World Cup Teams

Paul Godfrey

Whenever the Western media discusses African football and the World Cup, it is customary to mention former England manager Walter Winterbottom’s assertion that an African nation would win the championship by the end of the century. France ’98 offers the last chance for the fulfilling of this prediction. The failure of the continent’s side to realize their full potential stems primarily from a lack of adequate resources, but has been exacerbated by political interference and corruption. The prime example of this is Ghana who have perhaps the best record of any country in junior competitions, but who have yet to qualify for the finals of a world cup.

The recent African Nations cup in Burkina Faso provided a chance to analyze the prospects of four out of the five teams competing in France (Nigeria being banned for refusing to participate in the previous tournament). The two north African sides, Tunisia and Morocco, were both well organised but lack the flair players needed to unlock defences of the quality of Brazil, Norway and England. Tunisia have an excellent coach in Henryk Kasperczak, but it is hard to envisage them winning a match. Morocco are possibly a better side than when they qualified for the second round in the last world cup. Undoubtedly the potential star of the side is Mustapha El Hadji, who grew up in France and now plays for Sporting Lisbon. Certain to beat Scotland and to lose to Brazil, the match against Norway will be crucial to their ambition to repeat the achievements of last time. One side who would be more than happy to do just that are Cameroon. However the Indomitable Lions have declined since the demise of Roder Milla and co. Their best chance may lie in the fact that many of the squad playing in France, including the 16 year old Salomon Olembe who made his debut against England.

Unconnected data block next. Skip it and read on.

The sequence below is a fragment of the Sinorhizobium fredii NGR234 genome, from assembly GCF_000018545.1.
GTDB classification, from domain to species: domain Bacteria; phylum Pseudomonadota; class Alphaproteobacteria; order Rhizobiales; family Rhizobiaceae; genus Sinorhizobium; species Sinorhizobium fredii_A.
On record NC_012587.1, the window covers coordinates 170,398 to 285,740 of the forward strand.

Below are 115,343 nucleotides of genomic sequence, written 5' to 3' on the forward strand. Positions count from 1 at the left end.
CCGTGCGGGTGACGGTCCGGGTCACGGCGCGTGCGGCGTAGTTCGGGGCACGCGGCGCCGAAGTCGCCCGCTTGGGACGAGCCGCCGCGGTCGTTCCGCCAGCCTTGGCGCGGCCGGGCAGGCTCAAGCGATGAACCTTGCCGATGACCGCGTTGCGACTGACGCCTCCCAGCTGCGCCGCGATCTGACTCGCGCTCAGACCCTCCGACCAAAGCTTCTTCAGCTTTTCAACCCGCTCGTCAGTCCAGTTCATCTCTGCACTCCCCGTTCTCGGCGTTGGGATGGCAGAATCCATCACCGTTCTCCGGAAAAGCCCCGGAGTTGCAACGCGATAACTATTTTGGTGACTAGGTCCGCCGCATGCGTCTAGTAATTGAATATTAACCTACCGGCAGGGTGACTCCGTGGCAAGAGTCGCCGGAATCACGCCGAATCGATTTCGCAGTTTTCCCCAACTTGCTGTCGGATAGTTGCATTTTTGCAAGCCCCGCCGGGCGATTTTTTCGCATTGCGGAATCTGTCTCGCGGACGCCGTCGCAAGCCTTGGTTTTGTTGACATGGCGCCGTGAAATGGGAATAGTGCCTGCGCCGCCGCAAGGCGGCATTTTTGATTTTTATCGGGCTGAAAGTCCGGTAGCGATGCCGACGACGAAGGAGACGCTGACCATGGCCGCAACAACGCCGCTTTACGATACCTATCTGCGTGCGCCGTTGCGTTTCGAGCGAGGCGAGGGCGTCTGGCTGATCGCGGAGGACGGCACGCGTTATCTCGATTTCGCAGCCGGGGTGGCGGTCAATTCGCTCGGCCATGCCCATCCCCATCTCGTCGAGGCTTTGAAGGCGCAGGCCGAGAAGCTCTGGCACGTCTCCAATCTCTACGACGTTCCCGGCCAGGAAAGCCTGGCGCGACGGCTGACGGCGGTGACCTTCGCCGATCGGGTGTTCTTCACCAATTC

South Africa reached the final in Ougadougou but were outclassed by a uninspiring Egyptian side. Despite the best off-field organization on the continent and a thriving domestic league, it will be a surprise if they can qualify from their group. Fish of Bolton and Radebe of Leeds provide a solid rearguad but their defending as a team leaves a lot to be desired. Chances could be improved, however, if new coach Troussier can attract Karlsruhe’s Sahaun Dundee into the fold.

The only truly realistic chance of an African win comes in the form of Nigeria. Winners of the African Nation’s cup in 1994, quarterfinalists in the USA, and Olympic champions in Atlanta, the side has a proven record in major tournaments. However, political maneuverings have adversely affected the side and lead to a rapid turnover in coaches. Whether the latest incumbent, Bora Milutinovic, is allowed to pick his own side will be crucial to their progress. That Nigeria have the players to win in France is indisputable. Babayaro, Udechukwu, and Inter’s Taribo West will form a classy defence. Up front will be Victor Ikpega, the current African footballer of the year who is a superb player, and if able to return to his Atlanta form might just be able to give Nigeria the edge to enable to take them to great heights.


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